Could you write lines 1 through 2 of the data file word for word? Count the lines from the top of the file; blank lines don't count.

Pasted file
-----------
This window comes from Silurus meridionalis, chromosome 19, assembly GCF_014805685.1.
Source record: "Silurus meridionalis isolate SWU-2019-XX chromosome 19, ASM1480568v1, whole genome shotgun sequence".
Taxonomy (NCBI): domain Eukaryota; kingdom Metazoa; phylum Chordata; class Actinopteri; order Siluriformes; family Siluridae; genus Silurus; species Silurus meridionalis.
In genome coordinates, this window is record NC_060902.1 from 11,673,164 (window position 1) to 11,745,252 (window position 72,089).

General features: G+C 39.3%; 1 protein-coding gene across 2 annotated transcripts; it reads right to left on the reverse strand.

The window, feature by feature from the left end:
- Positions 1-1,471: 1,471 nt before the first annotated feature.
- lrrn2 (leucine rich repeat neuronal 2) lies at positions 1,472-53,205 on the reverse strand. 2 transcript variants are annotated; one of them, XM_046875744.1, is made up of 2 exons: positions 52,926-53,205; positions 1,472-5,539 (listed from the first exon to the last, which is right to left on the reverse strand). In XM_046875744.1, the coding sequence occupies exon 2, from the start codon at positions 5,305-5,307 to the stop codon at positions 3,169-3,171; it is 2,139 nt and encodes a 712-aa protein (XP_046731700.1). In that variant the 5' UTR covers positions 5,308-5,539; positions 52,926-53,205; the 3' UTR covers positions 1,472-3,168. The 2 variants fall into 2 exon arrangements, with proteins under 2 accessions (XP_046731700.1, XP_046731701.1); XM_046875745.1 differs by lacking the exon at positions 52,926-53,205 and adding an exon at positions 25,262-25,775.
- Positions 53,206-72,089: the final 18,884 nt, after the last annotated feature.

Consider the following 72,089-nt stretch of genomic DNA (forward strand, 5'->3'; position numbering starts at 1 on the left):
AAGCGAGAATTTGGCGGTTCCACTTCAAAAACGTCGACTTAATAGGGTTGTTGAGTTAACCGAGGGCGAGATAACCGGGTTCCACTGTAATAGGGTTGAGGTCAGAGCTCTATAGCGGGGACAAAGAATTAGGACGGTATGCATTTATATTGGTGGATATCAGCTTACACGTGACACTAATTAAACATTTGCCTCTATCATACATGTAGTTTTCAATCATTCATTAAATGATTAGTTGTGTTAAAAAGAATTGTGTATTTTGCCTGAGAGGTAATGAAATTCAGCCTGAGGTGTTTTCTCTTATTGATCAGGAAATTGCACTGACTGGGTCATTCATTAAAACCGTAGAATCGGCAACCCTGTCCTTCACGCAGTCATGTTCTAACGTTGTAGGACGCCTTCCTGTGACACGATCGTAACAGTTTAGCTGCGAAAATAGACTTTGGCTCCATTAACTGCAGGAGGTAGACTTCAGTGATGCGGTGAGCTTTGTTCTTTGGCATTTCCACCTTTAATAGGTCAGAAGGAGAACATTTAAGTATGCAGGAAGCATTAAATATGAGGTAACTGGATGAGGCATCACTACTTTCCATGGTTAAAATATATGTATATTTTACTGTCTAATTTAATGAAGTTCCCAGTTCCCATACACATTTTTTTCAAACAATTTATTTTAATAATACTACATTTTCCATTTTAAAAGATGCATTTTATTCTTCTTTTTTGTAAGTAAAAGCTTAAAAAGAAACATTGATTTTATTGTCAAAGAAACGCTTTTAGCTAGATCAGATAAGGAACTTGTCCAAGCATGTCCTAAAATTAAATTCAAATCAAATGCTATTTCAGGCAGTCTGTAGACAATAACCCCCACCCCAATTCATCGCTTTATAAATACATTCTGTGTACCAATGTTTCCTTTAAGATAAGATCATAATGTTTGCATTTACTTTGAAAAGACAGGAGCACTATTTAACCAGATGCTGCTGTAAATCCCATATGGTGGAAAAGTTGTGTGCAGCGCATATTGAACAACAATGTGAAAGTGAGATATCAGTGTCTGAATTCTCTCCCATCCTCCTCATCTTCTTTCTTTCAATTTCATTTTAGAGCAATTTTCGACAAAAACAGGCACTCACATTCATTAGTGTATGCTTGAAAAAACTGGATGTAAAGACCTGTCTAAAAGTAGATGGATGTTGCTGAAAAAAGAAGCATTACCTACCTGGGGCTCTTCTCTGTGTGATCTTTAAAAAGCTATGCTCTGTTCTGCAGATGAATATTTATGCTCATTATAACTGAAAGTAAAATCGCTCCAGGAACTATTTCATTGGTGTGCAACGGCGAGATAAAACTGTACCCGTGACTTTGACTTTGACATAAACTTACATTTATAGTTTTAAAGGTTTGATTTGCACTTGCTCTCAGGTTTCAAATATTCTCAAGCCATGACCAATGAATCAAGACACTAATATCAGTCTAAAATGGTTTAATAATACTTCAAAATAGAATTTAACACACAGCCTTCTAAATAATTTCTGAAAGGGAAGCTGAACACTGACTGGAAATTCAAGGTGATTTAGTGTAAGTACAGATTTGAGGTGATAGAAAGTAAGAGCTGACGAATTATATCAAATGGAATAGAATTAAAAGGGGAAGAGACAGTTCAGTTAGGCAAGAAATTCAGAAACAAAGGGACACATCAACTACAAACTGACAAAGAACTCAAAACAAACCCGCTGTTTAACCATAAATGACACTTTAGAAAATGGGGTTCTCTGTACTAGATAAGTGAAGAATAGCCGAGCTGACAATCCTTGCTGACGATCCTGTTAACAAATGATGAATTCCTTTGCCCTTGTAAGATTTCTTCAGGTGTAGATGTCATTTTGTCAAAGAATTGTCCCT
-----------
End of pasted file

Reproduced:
This window comes from Silurus meridionalis, chromosome 19, assembly GCF_014805685.1.
Source record: "Silurus meridionalis isolate SWU-2019-XX chromosome 19, ASM1480568v1, whole genome shotgun sequence".